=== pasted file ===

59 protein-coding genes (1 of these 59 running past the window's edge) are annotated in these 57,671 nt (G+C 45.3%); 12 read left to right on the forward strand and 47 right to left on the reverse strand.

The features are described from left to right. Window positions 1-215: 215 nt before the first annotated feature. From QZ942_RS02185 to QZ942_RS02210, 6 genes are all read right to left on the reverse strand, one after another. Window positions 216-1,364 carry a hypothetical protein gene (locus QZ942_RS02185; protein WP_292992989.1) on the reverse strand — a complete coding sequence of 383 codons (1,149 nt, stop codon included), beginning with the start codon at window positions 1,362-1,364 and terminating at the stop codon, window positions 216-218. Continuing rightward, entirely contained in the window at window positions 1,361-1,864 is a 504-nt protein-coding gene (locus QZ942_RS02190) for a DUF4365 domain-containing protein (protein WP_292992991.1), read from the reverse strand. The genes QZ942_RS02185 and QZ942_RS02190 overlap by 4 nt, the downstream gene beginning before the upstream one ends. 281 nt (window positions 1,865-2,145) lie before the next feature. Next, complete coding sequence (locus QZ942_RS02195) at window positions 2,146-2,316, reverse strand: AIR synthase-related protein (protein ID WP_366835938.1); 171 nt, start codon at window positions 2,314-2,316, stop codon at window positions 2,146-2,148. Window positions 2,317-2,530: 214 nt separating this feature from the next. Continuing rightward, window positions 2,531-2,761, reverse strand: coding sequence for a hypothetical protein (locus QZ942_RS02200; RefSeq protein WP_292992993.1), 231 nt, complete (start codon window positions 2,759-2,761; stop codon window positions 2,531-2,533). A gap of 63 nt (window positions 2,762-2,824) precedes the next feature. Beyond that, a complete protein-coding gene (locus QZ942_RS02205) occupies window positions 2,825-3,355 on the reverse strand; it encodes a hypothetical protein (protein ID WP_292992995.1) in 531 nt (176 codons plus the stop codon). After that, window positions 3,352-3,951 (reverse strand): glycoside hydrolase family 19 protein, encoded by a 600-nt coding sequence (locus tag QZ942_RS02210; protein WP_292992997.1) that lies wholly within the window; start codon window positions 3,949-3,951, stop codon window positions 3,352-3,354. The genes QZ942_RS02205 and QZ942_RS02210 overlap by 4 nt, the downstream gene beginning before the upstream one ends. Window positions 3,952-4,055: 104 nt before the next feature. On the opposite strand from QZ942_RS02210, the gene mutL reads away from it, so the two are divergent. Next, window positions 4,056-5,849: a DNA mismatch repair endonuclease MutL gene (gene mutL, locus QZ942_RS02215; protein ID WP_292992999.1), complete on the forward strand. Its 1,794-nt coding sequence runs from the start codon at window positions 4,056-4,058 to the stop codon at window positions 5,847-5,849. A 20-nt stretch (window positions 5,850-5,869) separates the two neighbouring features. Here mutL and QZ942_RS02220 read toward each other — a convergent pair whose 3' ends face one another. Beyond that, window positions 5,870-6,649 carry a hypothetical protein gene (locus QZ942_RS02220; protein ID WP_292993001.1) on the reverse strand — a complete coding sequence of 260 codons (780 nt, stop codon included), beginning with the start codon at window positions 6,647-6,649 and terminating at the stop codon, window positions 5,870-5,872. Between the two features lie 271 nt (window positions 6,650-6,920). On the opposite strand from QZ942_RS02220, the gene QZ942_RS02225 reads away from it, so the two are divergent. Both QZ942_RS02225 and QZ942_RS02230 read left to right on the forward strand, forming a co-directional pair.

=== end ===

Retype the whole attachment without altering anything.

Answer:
59 protein-coding genes (1 of these 59 running past the window's edge) are annotated in these 57,671 nt (G+C 45.3%); 12 read left to right on the forward strand and 47 right to left on the reverse strand.

The features are described from left to right. Window positions 1-215: 215 nt before the first annotated feature. From QZ942_RS02185 to QZ942_RS02210, 6 genes are all read right to left on the reverse strand, one after another. Window positions 216-1,364 carry a hypothetical protein gene (locus QZ942_RS02185; protein WP_292992989.1) on the reverse strand — a complete coding sequence of 383 codons (1,149 nt, stop codon included), beginning with the start codon at window positions 1,362-1,364 and terminating at the stop codon, window positions 216-218. Continuing rightward, entirely contained in the window at window positions 1,361-1,864 is a 504-nt protein-coding gene (locus QZ942_RS02190) for a DUF4365 domain-containing protein (protein WP_292992991.1), read from the reverse strand. The genes QZ942_RS02185 and QZ942_RS02190 overlap by 4 nt, the downstream gene beginning before the upstream one ends. 281 nt (window positions 1,865-2,145) lie before the next feature. Next, complete coding sequence (locus QZ942_RS02195) at window positions 2,146-2,316, reverse strand: AIR synthase-related protein (protein ID WP_366835938.1); 171 nt, start codon at window positions 2,314-2,316, stop codon at window positions 2,146-2,148. Window positions 2,317-2,530: 214 nt separating this feature from the next. Continuing rightward, window positions 2,531-2,761, reverse strand: coding sequence for a hypothetical protein (locus QZ942_RS02200; RefSeq protein WP_292992993.1), 231 nt, complete (start codon window positions 2,759-2,761; stop codon window positions 2,531-2,533). A gap of 63 nt (window positions 2,762-2,824) precedes the next feature. Beyond that, a complete protein-coding gene (locus QZ942_RS02205) occupies window positions 2,825-3,355 on the reverse strand; it encodes a hypothetical protein (protein ID WP_292992995.1) in 531 nt (176 codons plus the stop codon). After that, window positions 3,352-3,951 (reverse strand): glycoside hydrolase family 19 protein, encoded by a 600-nt coding sequence (locus tag QZ942_RS02210; protein WP_292992997.1) that lies wholly within the window; start codon window positions 3,949-3,951, stop codon window positions 3,352-3,354. The genes QZ942_RS02205 and QZ942_RS02210 overlap by 4 nt, the downstream gene beginning before the upstream one ends. Window positions 3,952-4,055: 104 nt before the next feature. On the opposite strand from QZ942_RS02210, the gene mutL reads away from it, so the two are divergent. Next, window positions 4,056-5,849: a DNA mismatch repair endonuclease MutL gene (gene mutL, locus QZ942_RS02215; protein ID WP_292992999.1), complete on the forward strand. Its 1,794-nt coding sequence runs from the start codon at window positions 4,056-4,058 to the stop codon at window positions 5,847-5,849. A 20-nt stretch (window positions 5,850-5,869) separates the two neighbouring features. Here mutL and QZ942_RS02220 read toward each other — a convergent pair whose 3' ends face one another. Beyond that, window positions 5,870-6,649 carry a hypothetical protein gene (locus QZ942_RS02220; protein ID WP_292993001.1) on the reverse strand — a complete coding sequence of 260 codons (780 nt, stop codon included), beginning with the start codon at window positions 6,647-6,649 and terminating at the stop codon, window positions 5,870-5,872. Between the two features lie 271 nt (window positions 6,650-6,920). On the opposite strand from QZ942_RS02220, the gene QZ942_RS02225 reads away from it, so the two are divergent. Both QZ942_RS02225 and QZ942_RS02230 read left to right on the forward strand, forming a co-directional pair.